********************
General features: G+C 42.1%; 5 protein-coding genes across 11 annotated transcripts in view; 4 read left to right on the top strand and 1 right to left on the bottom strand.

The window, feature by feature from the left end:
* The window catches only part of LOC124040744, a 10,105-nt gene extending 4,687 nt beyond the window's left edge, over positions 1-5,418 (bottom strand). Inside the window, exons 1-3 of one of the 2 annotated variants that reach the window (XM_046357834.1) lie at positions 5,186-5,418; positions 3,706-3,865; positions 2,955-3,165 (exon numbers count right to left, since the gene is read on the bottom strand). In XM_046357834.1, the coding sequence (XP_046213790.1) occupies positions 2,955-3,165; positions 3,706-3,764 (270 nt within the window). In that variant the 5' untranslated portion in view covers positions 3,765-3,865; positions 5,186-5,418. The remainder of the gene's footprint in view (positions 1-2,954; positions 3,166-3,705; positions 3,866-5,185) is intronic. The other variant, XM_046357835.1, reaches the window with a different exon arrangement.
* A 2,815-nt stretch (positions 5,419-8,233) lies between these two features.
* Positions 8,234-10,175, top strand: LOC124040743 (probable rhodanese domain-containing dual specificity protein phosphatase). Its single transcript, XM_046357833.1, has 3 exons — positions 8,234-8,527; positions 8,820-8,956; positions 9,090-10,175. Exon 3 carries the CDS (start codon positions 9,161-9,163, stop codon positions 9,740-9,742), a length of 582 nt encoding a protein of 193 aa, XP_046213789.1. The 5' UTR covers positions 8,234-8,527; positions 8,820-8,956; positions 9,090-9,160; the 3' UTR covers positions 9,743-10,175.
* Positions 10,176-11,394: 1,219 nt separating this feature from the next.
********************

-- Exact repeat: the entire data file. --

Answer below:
General features: G+C 42.1%; 5 protein-coding genes across 11 annotated transcripts in view; 4 read left to right on the top strand and 1 right to left on the bottom strand.

The window, feature by feature from the left end:
* The window catches only part of LOC124040744, a 10,105-nt gene extending 4,687 nt beyond the window's left edge, over positions 1-5,418 (bottom strand). Inside the window, exons 1-3 of one of the 2 annotated variants that reach the window (XM_046357834.1) lie at positions 5,186-5,418; positions 3,706-3,865; positions 2,955-3,165 (exon numbers count right to left, since the gene is read on the bottom strand). In XM_046357834.1, the coding sequence (XP_046213790.1) occupies positions 2,955-3,165; positions 3,706-3,764 (270 nt within the window). In that variant the 5' untranslated portion in view covers positions 3,765-3,865; positions 5,186-5,418. The remainder of the gene's footprint in view (positions 1-2,954; positions 3,166-3,705; positions 3,866-5,185) is intronic. The other variant, XM_046357835.1, reaches the window with a different exon arrangement.
* A 2,815-nt stretch (positions 5,419-8,233) lies between these two features.
* Positions 8,234-10,175, top strand: LOC124040743 (probable rhodanese domain-containing dual specificity protein phosphatase). Its single transcript, XM_046357833.1, has 3 exons — positions 8,234-8,527; positions 8,820-8,956; positions 9,090-10,175. Exon 3 carries the CDS (start codon positions 9,161-9,163, stop codon positions 9,740-9,742), a length of 582 nt encoding a protein of 193 aa, XP_046213789.1. The 5' UTR covers positions 8,234-8,527; positions 8,820-8,956; positions 9,090-9,160; the 3' UTR covers positions 9,743-10,175.
* Positions 10,176-11,394: 1,219 nt separating this feature from the next.